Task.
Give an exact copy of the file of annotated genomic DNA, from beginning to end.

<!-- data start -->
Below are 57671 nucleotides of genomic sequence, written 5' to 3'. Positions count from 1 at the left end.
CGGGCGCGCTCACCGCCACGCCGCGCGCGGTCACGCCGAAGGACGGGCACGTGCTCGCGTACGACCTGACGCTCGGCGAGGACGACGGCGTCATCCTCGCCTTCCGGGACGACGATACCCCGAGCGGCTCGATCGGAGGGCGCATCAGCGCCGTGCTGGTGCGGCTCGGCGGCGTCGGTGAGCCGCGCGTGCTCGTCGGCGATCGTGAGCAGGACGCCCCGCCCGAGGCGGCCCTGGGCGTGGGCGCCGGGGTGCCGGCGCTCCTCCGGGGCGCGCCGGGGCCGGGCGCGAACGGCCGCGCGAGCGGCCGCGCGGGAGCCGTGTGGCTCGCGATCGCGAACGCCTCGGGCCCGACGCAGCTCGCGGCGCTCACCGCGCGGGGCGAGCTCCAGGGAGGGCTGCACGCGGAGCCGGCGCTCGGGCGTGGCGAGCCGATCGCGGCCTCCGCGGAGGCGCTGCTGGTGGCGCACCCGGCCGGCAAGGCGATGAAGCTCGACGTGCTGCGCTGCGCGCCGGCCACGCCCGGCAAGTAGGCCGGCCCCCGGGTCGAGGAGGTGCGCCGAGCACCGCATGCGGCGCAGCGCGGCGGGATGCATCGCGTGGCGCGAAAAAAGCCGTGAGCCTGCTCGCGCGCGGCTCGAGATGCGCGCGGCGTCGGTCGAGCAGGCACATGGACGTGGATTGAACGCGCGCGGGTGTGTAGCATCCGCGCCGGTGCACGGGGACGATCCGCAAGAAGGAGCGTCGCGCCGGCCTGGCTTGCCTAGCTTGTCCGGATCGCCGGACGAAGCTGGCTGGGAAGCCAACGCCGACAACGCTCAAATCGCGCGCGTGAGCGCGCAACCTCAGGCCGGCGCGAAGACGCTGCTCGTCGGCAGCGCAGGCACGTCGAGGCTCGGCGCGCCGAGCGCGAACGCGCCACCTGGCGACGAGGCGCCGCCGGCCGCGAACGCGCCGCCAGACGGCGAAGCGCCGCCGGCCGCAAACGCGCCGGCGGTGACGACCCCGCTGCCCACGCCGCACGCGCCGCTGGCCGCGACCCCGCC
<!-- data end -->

Below are 57671 nucleotides of genomic sequence, written 5' to 3'. Positions count from 1 at the left end.
CGGGCGCGCTCACCGCCACGCCGCGCGCGGTCACGCCGAAGGACGGGCACGTGCTCGCGTACGACCTGACGCTCGGCGAGGACGACGGCGTCATCCTCGCCTTCCGGGACGACGATACCCCGAGCGGCTCGATCGGAGGGCGCATCAGCGCCGTGCTGGTGCGGCTCGGCGGCGTCGGTGAGCCGCGCGTGCTCGTCGGCGATCGTGAGCAGGACGCCCCGCCCGAGGCGGCCCTGGGCGTGGGCGCCGGGGTGCCGGCGCTCCTCCGGGGCGCGCCGGGGCCGGGCGCGAACGGCCGCGCGAGCGGCCGCGCGGGAGCCGTGTGGCTCGCGATCGCGAACGCCTCGGGCCCGACGCAGCTCGCGGCGCTCACCGCGCGGGGCGAGCTCCAGGGAGGGCTGCACGCGGAGCCGGCGCTCGGGCGTGGCGAGCCGATCGCGGCCTCCGCGGAGGCGCTGCTGGTGGCGCACCCGGCCGGCAAGGCGATGAAGCTCGACGTGCTGCGCTGCGCGCCGGCCACGCCCGGCAAGTAGGCCGGCCCCCGGGTCGAGGAGGTGCGCCGAGCACCGCATGCGGCGCAGCGCGGCGGGATGCATCGCGTGGCGCGAAAAAAGCCGTGAGCCTGCTCGCGCGCGGCTCGAGATGCGCGCGGCGTCGGTCGAGCAGGCACATGGACGTGGATTGAACGCGCGCGGGTGTGTAGCATCCGCGCCGGTGCACGGGGACGATCCGCAAGAAGGAGCGTCGCGCCGGCCTGGCTTGCCTAGCTTGTCCGGATCGCCGGACGAAGCTGGCTGGGAAGCCAACGCCGACAACGCTCAAATCGCGCGCGTGAGCGCGCAACCTCAGGCCGGCGCGAAGACGCTGCTCGTCGGCAGCGCAGGCACGTCGAGGCTCGGCGCGCCGAGCGCGAACGCGCCACCTGGCGACGAGGCGCCGCCGGCCGCGAACGCGCCGCCAGACGGCGAAGCGCCGCCGGCCGCAAACGCGCCGGCGGTGACGACCCCGCTGCCCACGCCGCACGCGCCGCTGGCCGCGACCCCGCC